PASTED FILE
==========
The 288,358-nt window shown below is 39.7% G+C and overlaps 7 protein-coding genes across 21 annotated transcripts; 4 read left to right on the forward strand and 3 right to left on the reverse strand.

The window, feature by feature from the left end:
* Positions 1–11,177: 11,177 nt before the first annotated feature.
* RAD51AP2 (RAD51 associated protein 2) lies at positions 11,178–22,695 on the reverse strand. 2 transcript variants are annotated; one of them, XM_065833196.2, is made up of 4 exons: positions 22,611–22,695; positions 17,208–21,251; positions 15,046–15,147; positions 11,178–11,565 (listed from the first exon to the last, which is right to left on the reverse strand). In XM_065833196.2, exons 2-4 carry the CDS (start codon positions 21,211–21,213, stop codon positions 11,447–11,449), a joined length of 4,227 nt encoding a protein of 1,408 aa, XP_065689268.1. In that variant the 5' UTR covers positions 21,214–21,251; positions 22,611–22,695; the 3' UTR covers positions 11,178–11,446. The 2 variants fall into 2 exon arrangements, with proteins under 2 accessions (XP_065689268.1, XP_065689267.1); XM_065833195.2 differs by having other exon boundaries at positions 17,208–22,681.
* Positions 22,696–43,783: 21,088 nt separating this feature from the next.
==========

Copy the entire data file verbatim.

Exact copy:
The 288,358-nt window shown below is 39.7% G+C and overlaps 7 protein-coding genes across 21 annotated transcripts; 4 read left to right on the forward strand and 3 right to left on the reverse strand.

The window, feature by feature from the left end:
* Positions 1–11,177: 11,177 nt before the first annotated feature.
* RAD51AP2 (RAD51 associated protein 2) lies at positions 11,178–22,695 on the reverse strand. 2 transcript variants are annotated; one of them, XM_065833196.2, is made up of 4 exons: positions 22,611–22,695; positions 17,208–21,251; positions 15,046–15,147; positions 11,178–11,565 (listed from the first exon to the last, which is right to left on the reverse strand). In XM_065833196.2, exons 2-4 carry the CDS (start codon positions 21,211–21,213, stop codon positions 11,447–11,449), a joined length of 4,227 nt encoding a protein of 1,408 aa, XP_065689268.1. In that variant the 5' UTR covers positions 21,214–21,251; positions 22,611–22,695; the 3' UTR covers positions 11,178–11,446. The 2 variants fall into 2 exon arrangements, with proteins under 2 accessions (XP_065689268.1, XP_065689267.1); XM_065833195.2 differs by having other exon boundaries at positions 17,208–22,681.
* Positions 22,696–43,783: 21,088 nt separating this feature from the next.